LITTLE ROCK — A bill to allow faculty and staff of public colleges and universities to carry guns on campus was amended on the Senate floor Thursday to add a training requirement.
Sen. Jeremy Hutchinson, R-Little Rock, first attempted to amend House Bill 1249 in the Senate Judiciary Committee on Wednesday, but the committee, which he chairs, advanced the bill without a training requirement. Hutchinson again proposed the amendment on the Senate floor Thursday, and the Senate adopted it in a 22-10 vote.
The Senate has not yet voted on the bill.
Under Hutchinson’s amendment, a faculty or staff member at a public college or university who has a concealed-carry permit and wants to carry a gun on campus would have to complete 16 hours of active-shooter training every five years, at his or her own expense. The Arkansas State Police would be required to provide the training.
A 2013 state law allows college faculty and staff to carry guns on campus if they have concealed-carry permits, but it also allows the governing bodies of the institutions to opt out, and every school has done so since the law was passed. HB 1249 would eliminate the opt-out provision.
Rep. Charlie Collins, R-Fayetteville, the sponsor of the 2013 law and HB 1249, has said eliminating the opt-out provision would make campuses safer from mass shooters. He has said he opposes a training requirement because people already receive training to obtain a concealed-carry permit and he believes requiring more training would reduce the number of people willing to carry guns on campus.
Hutchinson said on the Senate floor Thursday that active-shooter training is not required to obtain a permit to carry a concealed handgun. He said 16 hours of active-shooter training would not make anyone an expert, but it would be better than none.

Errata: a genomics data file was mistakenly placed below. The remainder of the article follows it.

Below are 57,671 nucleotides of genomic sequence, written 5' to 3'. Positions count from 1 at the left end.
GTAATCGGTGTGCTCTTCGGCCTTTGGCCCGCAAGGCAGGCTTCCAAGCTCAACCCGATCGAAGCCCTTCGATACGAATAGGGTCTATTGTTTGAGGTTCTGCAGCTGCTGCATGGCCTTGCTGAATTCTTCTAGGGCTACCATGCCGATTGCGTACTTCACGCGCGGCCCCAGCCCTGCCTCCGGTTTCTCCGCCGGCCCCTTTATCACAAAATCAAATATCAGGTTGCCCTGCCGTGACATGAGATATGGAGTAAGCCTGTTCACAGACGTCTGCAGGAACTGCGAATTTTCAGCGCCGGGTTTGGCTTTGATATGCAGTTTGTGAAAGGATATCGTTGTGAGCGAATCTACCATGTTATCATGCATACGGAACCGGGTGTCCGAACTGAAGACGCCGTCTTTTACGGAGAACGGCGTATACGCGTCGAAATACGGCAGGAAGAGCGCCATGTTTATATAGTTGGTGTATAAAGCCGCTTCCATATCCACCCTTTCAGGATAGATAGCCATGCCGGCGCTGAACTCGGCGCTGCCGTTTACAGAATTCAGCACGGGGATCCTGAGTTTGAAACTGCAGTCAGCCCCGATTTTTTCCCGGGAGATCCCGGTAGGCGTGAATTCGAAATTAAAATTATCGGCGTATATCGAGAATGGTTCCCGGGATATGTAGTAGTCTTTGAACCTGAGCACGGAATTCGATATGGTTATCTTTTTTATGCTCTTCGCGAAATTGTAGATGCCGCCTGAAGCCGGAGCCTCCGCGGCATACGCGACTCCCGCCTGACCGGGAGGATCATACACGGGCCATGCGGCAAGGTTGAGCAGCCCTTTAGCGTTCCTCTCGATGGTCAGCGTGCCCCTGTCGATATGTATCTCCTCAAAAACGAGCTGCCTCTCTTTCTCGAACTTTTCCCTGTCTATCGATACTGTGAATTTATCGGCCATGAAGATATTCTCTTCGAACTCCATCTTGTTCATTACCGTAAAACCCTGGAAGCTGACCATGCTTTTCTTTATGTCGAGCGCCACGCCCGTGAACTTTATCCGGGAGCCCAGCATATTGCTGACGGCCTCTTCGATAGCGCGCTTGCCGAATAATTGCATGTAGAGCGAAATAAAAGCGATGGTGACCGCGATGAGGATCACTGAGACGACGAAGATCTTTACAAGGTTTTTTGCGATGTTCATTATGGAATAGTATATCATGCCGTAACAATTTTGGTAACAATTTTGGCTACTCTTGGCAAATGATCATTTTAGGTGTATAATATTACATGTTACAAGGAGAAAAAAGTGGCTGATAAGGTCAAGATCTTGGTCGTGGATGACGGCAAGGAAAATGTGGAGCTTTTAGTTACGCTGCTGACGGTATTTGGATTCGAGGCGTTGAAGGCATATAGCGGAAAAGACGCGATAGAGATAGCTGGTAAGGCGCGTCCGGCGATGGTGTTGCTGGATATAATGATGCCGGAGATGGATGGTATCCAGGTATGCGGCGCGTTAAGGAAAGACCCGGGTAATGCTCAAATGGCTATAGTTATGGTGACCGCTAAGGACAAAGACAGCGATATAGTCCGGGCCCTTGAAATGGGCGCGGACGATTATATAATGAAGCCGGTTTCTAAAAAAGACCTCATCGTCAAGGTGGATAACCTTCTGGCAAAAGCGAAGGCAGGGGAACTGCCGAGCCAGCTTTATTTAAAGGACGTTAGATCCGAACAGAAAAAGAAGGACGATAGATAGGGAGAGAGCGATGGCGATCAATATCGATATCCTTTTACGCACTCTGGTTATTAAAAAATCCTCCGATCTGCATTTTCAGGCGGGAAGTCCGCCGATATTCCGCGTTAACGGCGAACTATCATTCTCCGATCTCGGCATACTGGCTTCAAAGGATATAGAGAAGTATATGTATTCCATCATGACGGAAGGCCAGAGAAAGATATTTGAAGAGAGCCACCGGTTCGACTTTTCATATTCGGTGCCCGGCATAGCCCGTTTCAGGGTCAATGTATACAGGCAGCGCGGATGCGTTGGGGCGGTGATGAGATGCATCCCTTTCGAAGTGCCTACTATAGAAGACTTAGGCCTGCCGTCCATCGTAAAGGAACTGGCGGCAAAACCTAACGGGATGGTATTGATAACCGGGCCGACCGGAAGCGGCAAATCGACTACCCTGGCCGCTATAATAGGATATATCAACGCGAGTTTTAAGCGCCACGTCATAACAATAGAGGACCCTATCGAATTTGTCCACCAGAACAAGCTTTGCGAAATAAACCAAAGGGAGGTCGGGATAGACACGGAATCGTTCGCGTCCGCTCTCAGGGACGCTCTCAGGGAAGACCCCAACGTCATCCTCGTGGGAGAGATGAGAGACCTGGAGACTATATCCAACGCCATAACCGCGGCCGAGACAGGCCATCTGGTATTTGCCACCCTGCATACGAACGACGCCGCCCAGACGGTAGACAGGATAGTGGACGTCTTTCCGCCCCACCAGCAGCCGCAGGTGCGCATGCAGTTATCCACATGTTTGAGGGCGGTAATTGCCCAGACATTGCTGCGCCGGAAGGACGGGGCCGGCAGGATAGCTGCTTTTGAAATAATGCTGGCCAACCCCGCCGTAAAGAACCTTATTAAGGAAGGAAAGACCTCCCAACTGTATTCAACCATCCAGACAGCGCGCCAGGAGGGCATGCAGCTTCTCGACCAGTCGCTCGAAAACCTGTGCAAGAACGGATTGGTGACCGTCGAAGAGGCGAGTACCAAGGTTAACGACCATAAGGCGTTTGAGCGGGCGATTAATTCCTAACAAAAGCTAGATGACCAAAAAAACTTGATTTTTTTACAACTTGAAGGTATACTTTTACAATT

Later Thursday, Collins successfully pushed in the House to block a Senate bill to appropriate General Improvement Fund money for capital improvement projects at state colleges and universities.
Speaking against Senate Bill 314 by the Joint Budget Committee, Collins said, “In the Senate it looks like today we just added an amendment to another bill that the colleges may be requiring people to get dozens and dozens of hours of gun training, and I think we need to get that resolved how much money it’s going to take for that before we start allocating money in other places.”
SB 314 failed in a 55-33 vote, falling short of the 75 votes needed for passage.
Also Thursday, Sen. Trent Garner, R-El Dorado, a co-sponsor of HB 1249, said he planned to propose an amendment to the bill that would allow anyone with a concealed-carry permit — including a college student age 21 or older — to receive active-shooter training and qualify to carry a concealed handgun on campus, whether working there, attending class or visiting.
“If they want to put that requirement on there, the 16 hours of intense, out-of-pocket expenses, we have to let every Arkansan who wants to go on a college campus be able to participate in that,” Garner said. “We can’t create a special class where some people are able to get a special (concealed-carry) license. We have to open it up to everybody who can get a CCL license over the age of 21.”
Gov. Asa Hutchinson, Jeremy Hutchinson’s uncle, said Thursday he has a history of supporting the availability of firearms on campus in the hands of people who are “properly trained” and that he has favored letting schools decide what to allow.
“Depending on what happens in the Senate, I want to have an opportunity to talk further with Rep. Collins as well as the higher education officials that have expressed some concern” about HB 1249, the governor said. “There’s hopefully a willingness to address some of my concerns for coordination and training with the law enforcement that’s already on the campus.”